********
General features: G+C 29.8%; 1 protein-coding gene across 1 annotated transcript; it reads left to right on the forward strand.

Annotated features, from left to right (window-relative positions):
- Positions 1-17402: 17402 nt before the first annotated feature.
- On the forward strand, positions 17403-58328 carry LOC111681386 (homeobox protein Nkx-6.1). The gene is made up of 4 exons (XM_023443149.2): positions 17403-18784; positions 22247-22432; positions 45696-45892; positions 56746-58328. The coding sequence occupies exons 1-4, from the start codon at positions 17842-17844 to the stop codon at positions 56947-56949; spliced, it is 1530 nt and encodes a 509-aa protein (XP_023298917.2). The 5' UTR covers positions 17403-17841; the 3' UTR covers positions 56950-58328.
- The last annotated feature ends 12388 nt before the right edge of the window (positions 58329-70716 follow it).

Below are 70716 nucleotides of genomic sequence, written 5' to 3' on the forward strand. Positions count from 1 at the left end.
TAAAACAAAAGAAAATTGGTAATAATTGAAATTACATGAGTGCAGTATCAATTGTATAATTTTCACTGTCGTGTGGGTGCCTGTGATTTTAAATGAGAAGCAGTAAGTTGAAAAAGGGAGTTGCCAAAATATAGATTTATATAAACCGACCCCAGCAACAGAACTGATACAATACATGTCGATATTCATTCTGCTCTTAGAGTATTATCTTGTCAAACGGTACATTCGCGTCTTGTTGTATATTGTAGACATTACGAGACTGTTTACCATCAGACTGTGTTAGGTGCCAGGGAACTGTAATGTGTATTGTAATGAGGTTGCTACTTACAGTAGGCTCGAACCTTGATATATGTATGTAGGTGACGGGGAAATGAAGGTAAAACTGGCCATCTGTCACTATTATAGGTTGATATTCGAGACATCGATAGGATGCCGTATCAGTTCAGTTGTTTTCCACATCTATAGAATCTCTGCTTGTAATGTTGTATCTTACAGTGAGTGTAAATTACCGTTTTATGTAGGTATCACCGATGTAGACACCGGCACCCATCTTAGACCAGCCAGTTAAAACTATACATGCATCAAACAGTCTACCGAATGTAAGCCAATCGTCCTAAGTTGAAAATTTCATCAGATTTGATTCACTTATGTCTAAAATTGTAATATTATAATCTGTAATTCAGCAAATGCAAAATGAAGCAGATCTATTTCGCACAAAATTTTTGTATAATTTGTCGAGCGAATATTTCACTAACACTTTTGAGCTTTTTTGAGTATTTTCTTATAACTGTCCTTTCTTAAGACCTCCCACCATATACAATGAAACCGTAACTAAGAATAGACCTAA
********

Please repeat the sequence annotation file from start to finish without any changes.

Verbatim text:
General features: G+C 29.8%; 1 protein-coding gene across 1 annotated transcript; it reads left to right on the forward strand.

Annotated features, from left to right (window-relative positions):
- Positions 1-17402: 17402 nt before the first annotated feature.
- On the forward strand, positions 17403-58328 carry LOC111681386 (homeobox protein Nkx-6.1). The gene is made up of 4 exons (XM_023443149.2): positions 17403-18784; positions 22247-22432; positions 45696-45892; positions 56746-58328. The coding sequence occupies exons 1-4, from the start codon at positions 17842-17844 to the stop codon at positions 56947-56949; spliced, it is 1530 nt and encodes a 509-aa protein (XP_023298917.2). The 5' UTR covers positions 17403-17841; the 3' UTR covers positions 56950-58328.
- The last annotated feature ends 12388 nt before the right edge of the window (positions 58329-70716 follow it).

Below are 70716 nucleotides of genomic sequence, written 5' to 3' on the forward strand. Positions count from 1 at the left end.
TAAAACAAAAGAAAATTGGTAATAATTGAAATTACATGAGTGCAGTATCAATTGTATAATTTTCACTGTCGTGTGGGTGCCTGTGATTTTAAATGAGAAGCAGTAAGTTGAAAAAGGGAGTTGCCAAAATATAGATTTATATAAACCGACCCCAGCAACAGAACTGATACAATACATGTCGATATTCATTCTGCTCTTAGAGTATTATCTTGTCAAACGGTACATTCGCGTCTTGTTGTATATTGTAGACATTACGAGACTGTTTACCATCAGACTGTGTTAGGTGCCAGGGAACTGTAATGTGTATTGTAATGAGGTTGCTACTTACAGTAGGCTCGAACCTTGATATATGTATGTAGGTGACGGGGAAATGAAGGTAAAACTGGCCATCTGTCACTATTATAGGTTGATATTCGAGACATCGATAGGATGCCGTATCAGTTCAGTTGTTTTCCACATCTATAGAATCTCTGCTTGTAATGTTGTATCTTACAGTGAGTGTAAATTACCGTTTTATGTAGGTATCACCGATGTAGACACCGGCACCCATCTTAGACCAGCCAGTTAAAACTATACATGCATCAAACAGTCTACCGAATGTAAGCCAATCGTCCTAAGTTGAAAATTTCATCAGATTTGATTCACTTATGTCTAAAATTGTAATATTATAATCTGTAATTCAGCAAATGCAAAATGAAGCAGATCTATTTCGCACAAAATTTTTGTATAATTTGTCGAGCGAATATTTCACTAACACTTTTGAGCTTTTTTGAGTATTTTCTTATAACTGTCCTTTCTTAAGACCTCCCACCATATACAATGAAACCGTAACTAAGAATAGACCTAA